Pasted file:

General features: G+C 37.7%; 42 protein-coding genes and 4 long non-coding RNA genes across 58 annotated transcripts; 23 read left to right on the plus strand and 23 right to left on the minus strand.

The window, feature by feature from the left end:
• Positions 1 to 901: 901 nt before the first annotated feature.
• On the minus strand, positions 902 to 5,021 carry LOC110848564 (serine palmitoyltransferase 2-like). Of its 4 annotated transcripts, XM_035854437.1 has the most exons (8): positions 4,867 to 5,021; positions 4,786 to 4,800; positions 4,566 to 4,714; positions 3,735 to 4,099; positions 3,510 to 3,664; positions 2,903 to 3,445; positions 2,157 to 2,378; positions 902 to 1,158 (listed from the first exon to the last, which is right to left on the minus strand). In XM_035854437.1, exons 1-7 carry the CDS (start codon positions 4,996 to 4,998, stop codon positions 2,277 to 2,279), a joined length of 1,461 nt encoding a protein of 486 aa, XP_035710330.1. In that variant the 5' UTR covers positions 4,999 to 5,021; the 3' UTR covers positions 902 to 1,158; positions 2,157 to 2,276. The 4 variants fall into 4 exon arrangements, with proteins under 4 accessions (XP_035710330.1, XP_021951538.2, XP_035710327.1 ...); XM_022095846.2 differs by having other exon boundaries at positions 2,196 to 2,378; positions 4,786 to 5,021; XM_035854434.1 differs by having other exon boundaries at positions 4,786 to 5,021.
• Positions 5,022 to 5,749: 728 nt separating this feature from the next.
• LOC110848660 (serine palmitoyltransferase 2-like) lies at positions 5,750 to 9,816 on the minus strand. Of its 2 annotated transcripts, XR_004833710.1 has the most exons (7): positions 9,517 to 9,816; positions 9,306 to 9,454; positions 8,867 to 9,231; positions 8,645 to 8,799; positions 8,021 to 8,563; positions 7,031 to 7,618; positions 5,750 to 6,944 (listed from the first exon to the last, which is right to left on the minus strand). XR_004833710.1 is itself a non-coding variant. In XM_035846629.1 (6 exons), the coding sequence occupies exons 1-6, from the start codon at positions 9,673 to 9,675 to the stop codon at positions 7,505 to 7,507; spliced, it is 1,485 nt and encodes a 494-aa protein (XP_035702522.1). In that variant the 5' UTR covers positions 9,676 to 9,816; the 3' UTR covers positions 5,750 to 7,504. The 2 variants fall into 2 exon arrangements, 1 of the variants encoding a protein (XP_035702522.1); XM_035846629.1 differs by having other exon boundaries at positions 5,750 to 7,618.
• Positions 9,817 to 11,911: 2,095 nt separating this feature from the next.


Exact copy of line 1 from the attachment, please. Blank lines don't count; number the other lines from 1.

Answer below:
General features: G+C 37.7%; 42 protein-coding genes and 4 long non-coding RNA genes across 58 annotated transcripts; 23 read left to right on the plus strand and 23 right to left on the minus strand.